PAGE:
Technology

Despite the current rebound, the IMF expects further falls in the prices of cryptocurrencies

In an interview with Yahoo Finance, the institution’s director of money and capital markets is pessimistic about the future of the market.

While the cryptocurrency market is experiencing a period of calm with the rebound of the two main cryptocurrencies Bitcoin and Ethereum, the International Monetary Fund (IMF) is more pessimistic.

After the last two crypto crashes in May and June that saw bitcoin and ether lose more than 60% of their value from their all-time highs, the organization expects further declines.

“We may see further crashes in both crypto assets and markets for risky assets such as equities,” Tobias Adrian, director of money and capital markets at the IMF, told YahooFinance. “Further failures are possible for some tokens – in particular, some algorithmic stablecoins that have been hit the hardest, and there are others that may fail.”

Recall that many so-called algorithmic stablecoins have been weakened in recent months, the main one being the stablecoin Terra Usd (ust) on the Terra Luna blockchain, which collapsed in mid-May.

The IMF member also refers to classic stablecoins, which are not immune to further weakening in the future. In particular, this applies to Tether and its USDT stablecoin.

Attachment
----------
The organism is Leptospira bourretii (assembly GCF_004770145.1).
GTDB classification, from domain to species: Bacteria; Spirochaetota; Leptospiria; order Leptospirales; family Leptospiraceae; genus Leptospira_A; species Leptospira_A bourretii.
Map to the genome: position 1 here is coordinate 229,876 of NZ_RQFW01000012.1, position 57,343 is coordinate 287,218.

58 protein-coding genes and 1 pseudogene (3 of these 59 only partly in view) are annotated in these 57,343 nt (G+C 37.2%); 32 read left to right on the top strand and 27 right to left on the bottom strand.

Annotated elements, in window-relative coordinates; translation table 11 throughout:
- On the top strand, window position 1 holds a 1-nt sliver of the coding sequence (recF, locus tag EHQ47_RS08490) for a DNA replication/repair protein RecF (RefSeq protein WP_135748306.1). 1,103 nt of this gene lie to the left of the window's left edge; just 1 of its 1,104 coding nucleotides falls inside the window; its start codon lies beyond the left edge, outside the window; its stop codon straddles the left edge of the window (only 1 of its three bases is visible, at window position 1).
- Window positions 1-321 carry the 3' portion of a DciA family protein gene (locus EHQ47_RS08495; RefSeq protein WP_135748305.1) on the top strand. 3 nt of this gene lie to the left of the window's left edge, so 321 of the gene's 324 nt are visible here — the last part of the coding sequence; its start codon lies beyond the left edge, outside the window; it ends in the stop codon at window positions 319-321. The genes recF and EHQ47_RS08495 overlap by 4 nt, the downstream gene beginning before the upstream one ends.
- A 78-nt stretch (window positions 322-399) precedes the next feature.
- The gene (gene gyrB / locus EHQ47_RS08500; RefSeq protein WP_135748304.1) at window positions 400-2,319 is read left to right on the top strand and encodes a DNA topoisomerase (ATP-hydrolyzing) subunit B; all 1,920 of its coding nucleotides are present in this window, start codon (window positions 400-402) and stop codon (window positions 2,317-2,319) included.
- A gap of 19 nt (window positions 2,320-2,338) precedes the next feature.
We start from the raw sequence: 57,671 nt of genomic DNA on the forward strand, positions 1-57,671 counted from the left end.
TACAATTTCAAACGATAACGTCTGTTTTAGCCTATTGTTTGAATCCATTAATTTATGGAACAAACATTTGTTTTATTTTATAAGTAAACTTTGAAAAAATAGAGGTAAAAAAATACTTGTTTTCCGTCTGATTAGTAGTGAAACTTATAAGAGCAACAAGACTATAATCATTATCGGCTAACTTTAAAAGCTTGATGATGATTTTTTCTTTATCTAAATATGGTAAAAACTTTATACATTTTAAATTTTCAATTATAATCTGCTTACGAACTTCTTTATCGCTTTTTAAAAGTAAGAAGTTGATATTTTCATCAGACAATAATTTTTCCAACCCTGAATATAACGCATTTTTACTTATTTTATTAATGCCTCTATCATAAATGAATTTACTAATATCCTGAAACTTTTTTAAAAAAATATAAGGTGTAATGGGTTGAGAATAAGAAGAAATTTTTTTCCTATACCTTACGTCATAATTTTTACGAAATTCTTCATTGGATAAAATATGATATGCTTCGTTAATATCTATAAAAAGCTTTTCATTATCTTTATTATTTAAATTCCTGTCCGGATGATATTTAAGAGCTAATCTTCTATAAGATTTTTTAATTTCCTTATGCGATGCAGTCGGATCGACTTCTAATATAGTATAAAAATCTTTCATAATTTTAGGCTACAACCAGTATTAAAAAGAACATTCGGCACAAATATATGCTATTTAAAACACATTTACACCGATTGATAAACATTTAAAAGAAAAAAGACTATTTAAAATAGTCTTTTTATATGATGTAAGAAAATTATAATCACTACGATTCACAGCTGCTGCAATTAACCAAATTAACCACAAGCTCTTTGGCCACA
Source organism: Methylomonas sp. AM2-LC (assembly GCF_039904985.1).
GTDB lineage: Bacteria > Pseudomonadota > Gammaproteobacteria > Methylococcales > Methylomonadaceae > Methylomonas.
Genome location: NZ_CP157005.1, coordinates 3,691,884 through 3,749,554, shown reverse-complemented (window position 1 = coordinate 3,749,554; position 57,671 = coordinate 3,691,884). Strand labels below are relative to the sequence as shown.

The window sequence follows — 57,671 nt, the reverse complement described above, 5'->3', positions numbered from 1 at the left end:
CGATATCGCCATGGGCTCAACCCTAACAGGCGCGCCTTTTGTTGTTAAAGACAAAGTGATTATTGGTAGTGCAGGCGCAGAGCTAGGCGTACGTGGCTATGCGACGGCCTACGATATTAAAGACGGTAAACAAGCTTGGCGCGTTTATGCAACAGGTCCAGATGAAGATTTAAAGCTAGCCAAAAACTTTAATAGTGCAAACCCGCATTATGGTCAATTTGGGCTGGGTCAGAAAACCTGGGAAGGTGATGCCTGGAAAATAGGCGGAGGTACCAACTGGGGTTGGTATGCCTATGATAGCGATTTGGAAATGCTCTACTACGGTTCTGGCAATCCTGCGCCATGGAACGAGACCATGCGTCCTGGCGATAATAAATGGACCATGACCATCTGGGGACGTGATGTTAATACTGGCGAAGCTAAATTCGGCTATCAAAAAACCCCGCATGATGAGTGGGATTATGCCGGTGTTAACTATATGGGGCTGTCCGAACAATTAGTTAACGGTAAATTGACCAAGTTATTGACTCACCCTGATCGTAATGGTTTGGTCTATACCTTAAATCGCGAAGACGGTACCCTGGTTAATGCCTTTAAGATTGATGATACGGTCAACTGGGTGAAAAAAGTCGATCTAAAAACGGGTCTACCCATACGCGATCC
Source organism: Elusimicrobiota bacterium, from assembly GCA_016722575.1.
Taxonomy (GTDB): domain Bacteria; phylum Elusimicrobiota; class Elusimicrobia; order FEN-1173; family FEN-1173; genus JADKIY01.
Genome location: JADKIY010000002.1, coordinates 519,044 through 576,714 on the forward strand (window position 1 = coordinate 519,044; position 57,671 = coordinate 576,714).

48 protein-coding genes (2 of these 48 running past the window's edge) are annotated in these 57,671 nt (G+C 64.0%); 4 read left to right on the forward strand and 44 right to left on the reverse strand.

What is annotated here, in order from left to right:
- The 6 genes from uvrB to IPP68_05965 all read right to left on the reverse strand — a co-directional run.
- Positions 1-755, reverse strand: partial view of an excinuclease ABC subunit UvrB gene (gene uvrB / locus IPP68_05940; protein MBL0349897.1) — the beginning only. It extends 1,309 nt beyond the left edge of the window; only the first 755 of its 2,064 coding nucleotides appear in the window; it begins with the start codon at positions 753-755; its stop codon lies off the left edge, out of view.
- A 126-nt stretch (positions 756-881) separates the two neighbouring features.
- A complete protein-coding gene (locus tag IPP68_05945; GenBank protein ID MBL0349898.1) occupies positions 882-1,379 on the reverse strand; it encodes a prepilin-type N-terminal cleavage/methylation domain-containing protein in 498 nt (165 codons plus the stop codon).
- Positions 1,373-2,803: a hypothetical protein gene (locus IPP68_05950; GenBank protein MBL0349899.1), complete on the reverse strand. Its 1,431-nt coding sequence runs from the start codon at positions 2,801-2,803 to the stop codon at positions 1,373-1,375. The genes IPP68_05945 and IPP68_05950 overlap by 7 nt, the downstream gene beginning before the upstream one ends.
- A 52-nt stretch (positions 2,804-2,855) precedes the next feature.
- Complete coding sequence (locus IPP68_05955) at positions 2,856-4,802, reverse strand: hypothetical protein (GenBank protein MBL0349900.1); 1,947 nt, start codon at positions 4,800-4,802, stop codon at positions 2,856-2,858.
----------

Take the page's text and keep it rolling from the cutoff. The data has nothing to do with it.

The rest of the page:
Some stablecoins are “backed by somewhat risky assets… The fact that some stablecoins are not fully backed by monetary assets is definitely a vulnerability,” he said.

As a reminder, a stablecoin (or stablecoin) is a crypto asset (or digital asset) pegged to a fiduciary currency such as the euro or dollar. A stablecoin can also be backed by other assets (such as gold). This is called the backbone of the stablecoin.

Faced with anticipation of these new market turmoil, Tobias Adrian is calling for regulation of cryptocurrencies in the same way as other institutions, notably the European Central Bank (ECB).

“There are 40,000 cryptocurrencies on the market,” Tobias Adrian calculated. “Regulating cryptocurrencies themselves will be difficult, but regulating hotspots like exchanges and wallet providers. […]it’s something very specific and very doable.”

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